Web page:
Thinking about estate planning can be stressful for some. It is likely that you will have a lot of questions about the process. You may be wondering how long it will take to plan out your estate or what rules exist in your state. An important question to answer is: what documents are important in estate planning? One of the core documents you will need is a last will and testament. It is important to account for your assets in this document. However, what exactly goes into your will? Family Law Group can help answer that question.
Making It Clear
First and foremost, it will be necessary to utilize specific language to ensure that it is apparent you are writing your last will and testament. This way there is little to no room for any disputes.
Your will should always have all important identification information. For example, you will need to list out your full official name, date of birth, and any addresses that you reside at. If you ever used any other names or nicknames, it would also be useful to include those. While listing out personal information, take some time to also name your immediate family members. This may include your spouse, children, or any grandchildren.
Property or Assets
Property and assets are what many people immediately jump to when thinking about wills and estate planning. This is an important part of your will and one of the main components. If you want to ensure that your assets go to the correct people, your last will and testament will help make that happen. You can have other estate planning elements in place to work alongside your will, to make sure that all of your assets and property are accounted for. These elements include trusts, powers of attorney and more.
You will likely have assets that you want to leave to specific people. The people who you name within your will are known as beneficiaries. Most people choose to name family members or friends as beneficiaries. However, you can also name organizations or other businesses as inheritors of your assets. It is important to note that you can change and update these over time, along with the rest of your will.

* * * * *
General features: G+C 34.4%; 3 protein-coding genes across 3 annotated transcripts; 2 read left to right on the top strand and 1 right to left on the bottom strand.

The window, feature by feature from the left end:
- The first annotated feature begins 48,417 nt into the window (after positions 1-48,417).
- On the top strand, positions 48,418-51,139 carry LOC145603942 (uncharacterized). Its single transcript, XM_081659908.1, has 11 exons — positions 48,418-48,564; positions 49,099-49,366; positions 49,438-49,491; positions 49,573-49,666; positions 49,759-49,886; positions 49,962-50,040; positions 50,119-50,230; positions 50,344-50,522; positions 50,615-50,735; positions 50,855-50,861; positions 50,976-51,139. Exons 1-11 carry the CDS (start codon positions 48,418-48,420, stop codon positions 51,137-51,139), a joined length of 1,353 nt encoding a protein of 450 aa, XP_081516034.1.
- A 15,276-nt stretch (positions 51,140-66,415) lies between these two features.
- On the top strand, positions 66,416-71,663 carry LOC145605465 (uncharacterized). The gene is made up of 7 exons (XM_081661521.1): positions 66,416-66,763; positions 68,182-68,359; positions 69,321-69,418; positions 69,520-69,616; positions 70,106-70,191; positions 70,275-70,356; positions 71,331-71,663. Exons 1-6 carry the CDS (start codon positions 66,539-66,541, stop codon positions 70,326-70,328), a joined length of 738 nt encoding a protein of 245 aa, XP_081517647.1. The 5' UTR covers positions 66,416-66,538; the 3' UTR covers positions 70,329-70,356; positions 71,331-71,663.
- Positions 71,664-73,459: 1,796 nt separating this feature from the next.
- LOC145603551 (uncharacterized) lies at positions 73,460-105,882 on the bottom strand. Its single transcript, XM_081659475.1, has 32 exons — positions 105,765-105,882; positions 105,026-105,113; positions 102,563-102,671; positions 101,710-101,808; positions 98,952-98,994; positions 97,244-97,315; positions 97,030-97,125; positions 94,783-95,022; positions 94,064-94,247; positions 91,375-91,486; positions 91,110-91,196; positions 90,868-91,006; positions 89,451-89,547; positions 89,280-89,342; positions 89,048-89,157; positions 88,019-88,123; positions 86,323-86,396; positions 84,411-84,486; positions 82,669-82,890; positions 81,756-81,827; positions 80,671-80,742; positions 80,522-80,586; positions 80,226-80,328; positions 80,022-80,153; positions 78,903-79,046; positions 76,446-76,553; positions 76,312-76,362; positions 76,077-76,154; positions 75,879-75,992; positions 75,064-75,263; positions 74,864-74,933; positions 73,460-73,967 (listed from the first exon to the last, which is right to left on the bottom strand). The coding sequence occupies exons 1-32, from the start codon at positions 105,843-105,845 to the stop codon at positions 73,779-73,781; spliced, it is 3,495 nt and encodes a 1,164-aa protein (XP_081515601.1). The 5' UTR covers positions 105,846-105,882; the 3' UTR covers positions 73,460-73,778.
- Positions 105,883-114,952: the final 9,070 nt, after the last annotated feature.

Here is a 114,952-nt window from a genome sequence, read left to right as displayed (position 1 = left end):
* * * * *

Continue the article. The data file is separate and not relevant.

You will also need to specify executors within your will. An executor will be responsible for carrying out duties after your death, such as the specific terms of your will. They will also have to manage your other affairs, such as remaining bills and taxes. When naming your executors, think of responsible individuals who will be able to handle your wishes and remaining duties. This could be a family member, friend, or another trusted individual.
Instructions For Care
Depending on your age, you may have children or a loved one who you care for. In the event that you pass, it will be important to have a care plan in place for these individuals. You can do this in your last will and testament. Before naming any potential guardians, make sure that they can handle providing care for your children or loved ones. If they change their mind or become unable to provide care at any point, you can update this in your will. You can also leave specific instructions for your pets and their care.
Making Sure It's Valid
At the end of drafting your will, you will need to make sure that it is valid. You will need to provide a signature and have people witness the signing. Due to the fact that there are many components to ensure a will is valid and enforceable, it is best to work with an experienced and knowledgeable estate planning attorney. They will be able to help look over your documentation, ensuring that there are no errors that would prevent the will from going into effect. The team at Family Law Group is here to help.
Reach our team today at (703) 552-5072 for more information about the estate planning process.